Sanj Mahal: I was a hedge fund guy before this. I have to give credit to my wife, Nicole, for the idea. She works in the development business managing building projects and found it frustrating when she had to meet clients offsite and the only option available was a busy Starbucks. One day she came home and said, “why on earth aren’t we using all these empty bars and restaurants?!”
And that’s how it started!
Tom Wordie: We then started checking out how coworking spaces were really interacting with this new demographic of people working remotely. Essentially, they were taking empty buildings and dressing them up to look like food and beverage buildings anyway.
Our argument was that all this underutilised space already exists, so why do people spend hundreds of pounds on a membership when they could be using existing space?
Sanj Mahal: We’ve got all this capacity, we just need to be smarter about the way we utilise it.
It’s all in plain sight.
Allwork.Space: How much do you invest in social media, and is that were most of your enquiries come from?
Tom Wordie: Social media is definitely the biggest channel for us, but we don’t spend a huge amount on paid advertising at the moment. That said we know that every time we spend a little bit more on social we see more members come through the door. For us it’s a nice tool to be able to show off new venues and events.
Allwork.Space: What was the thinking behind your brand name?
We’re called AndCo because we want to be a co-brand; anyone associated with us can sit alongside us as a brand, venue or remote working partner.
Allwork.Space: We spotted your Mental Health Day post on Instagram – tell us a bit more about your events.
We run weekly meetups and monthly workshops and events. The meetups are really casual – we’ll work from one of our venues and our members can join us if they want to. Most of the time everyone just sits and chats rather than doing any work because they miss the interaction with people!
We do a lot of collaborations with brands and venues. For example, we recently facilitated a Finance for Freelancers breakfast with Killik & Co. We also ran a coworking popup with a company called Working Not Working the other day.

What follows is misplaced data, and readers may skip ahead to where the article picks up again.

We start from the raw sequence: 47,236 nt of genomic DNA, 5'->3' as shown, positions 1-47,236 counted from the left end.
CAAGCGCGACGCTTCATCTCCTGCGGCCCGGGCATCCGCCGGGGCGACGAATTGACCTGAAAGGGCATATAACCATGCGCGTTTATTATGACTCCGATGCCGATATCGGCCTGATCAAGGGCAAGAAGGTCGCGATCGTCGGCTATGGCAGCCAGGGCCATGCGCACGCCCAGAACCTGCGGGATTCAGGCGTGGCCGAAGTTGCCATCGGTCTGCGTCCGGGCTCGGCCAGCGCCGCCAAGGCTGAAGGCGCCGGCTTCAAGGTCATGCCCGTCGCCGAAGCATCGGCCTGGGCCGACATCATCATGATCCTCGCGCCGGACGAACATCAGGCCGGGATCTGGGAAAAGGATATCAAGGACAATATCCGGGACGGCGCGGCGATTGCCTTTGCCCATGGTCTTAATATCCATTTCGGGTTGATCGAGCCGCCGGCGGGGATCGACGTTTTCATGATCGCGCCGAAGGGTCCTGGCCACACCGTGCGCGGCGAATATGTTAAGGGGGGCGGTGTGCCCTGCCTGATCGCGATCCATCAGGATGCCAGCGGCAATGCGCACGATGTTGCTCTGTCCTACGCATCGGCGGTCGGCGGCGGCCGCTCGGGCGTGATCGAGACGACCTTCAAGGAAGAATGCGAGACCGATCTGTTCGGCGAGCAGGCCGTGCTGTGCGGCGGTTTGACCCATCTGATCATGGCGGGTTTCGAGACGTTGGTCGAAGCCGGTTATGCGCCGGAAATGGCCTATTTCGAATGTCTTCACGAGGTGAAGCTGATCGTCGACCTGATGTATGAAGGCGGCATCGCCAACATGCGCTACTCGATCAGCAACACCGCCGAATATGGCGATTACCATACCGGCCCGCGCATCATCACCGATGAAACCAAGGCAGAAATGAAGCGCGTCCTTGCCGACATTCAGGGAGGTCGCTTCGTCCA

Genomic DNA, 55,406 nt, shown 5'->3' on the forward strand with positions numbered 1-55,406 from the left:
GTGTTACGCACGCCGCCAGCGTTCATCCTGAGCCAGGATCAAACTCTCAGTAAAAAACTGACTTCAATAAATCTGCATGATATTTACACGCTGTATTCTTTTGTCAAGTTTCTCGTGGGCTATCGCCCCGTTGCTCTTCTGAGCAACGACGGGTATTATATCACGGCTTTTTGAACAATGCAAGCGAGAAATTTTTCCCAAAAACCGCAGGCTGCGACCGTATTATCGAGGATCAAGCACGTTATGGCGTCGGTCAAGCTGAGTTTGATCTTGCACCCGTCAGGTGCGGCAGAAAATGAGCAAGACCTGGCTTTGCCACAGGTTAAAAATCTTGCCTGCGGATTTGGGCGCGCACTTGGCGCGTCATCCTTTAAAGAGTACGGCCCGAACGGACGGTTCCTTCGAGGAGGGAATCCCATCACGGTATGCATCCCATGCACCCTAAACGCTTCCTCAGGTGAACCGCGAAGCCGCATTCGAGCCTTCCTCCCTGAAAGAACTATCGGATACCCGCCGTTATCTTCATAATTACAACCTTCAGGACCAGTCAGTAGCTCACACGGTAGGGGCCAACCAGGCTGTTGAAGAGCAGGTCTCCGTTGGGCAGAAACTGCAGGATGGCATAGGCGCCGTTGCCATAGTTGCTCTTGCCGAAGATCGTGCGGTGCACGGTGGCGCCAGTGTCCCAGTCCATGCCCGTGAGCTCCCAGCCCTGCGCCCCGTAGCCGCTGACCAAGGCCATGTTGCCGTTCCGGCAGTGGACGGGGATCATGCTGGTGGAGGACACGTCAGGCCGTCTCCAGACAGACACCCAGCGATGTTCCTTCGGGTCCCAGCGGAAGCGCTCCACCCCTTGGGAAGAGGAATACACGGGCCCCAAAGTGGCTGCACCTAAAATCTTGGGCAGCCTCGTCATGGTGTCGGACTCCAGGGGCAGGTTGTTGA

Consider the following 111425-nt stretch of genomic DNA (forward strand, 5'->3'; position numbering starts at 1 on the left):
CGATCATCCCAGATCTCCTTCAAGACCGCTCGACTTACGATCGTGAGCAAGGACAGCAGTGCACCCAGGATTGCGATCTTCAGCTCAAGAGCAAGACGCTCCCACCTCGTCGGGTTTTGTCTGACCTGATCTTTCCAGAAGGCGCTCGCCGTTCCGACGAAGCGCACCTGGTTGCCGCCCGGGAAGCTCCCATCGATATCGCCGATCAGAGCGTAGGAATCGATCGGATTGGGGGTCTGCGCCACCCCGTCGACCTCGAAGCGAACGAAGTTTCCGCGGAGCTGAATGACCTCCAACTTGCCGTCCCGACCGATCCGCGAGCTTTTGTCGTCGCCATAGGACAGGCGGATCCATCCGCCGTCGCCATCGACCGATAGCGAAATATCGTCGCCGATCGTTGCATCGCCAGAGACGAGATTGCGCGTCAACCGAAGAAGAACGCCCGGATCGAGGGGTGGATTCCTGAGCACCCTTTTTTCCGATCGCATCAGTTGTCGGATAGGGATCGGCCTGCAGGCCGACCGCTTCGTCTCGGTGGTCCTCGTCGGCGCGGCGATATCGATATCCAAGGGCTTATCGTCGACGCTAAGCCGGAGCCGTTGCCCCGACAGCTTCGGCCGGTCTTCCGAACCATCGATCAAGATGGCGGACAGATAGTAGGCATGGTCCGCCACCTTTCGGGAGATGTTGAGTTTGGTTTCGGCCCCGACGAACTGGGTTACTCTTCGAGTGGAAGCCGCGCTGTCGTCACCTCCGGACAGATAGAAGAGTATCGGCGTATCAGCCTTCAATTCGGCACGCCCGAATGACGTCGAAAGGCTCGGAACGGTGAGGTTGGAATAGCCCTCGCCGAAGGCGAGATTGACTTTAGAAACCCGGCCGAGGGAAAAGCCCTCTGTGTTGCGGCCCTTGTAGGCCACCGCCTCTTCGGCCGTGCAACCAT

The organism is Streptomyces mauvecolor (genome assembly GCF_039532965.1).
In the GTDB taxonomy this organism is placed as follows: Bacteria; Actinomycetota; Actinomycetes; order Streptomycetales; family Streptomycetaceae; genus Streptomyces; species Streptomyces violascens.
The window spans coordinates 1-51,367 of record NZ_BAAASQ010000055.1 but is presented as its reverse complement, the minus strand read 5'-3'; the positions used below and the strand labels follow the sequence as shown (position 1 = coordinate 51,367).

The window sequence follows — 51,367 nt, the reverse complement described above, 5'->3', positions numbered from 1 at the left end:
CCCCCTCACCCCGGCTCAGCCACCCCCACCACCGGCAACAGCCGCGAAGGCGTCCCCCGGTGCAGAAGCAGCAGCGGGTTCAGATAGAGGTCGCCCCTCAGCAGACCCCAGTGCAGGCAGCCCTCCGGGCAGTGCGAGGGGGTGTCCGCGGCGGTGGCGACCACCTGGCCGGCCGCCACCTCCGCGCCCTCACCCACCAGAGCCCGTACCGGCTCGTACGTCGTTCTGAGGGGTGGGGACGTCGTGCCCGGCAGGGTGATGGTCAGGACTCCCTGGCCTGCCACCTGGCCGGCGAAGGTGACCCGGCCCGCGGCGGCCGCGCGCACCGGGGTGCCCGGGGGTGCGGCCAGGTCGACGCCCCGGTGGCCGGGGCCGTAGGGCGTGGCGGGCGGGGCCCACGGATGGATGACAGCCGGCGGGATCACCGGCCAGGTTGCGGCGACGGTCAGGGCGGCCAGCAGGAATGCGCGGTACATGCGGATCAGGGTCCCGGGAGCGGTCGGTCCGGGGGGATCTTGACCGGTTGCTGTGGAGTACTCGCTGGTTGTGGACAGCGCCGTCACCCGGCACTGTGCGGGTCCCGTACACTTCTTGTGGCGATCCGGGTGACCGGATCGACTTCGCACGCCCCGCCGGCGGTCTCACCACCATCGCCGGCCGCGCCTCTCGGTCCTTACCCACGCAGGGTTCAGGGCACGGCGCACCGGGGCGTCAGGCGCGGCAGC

“If you’ve got an open profile and there’s another AndCo member in the venue with an open profile, you can see who they are and what they do.”
We have a lot of community-run events too. For example, one of our members runs an iPhone photography workshop, another led a digital marketing course. Access to events is part of the membership price.
Sanj Mahal: If you’ve got an open profile and there’s another AndCo member in the venue with an open profile, you can see who they are, what they do, and so forth. It’s very much about trying to create that community feel. Removing both the feeling of isolation and intrusion of work within home life.
Allwork.Space: What are your growth plans moving forward?
We’ve received a lot of partnership requests from businesses as far away as New Zealand! But before we look at becoming global, we have to get the experience right here first. But the growth strategy is to create an open source solution to coworking; as the cloud and crowd are so agile and everything in the hospitality sector is converging, the timing seems right.
Tom Wordie: We’ve started looking at five or six territories to kickstart our expansion across Europe. Based on our focus groups findings we’ll also be launching a couple of new products soon.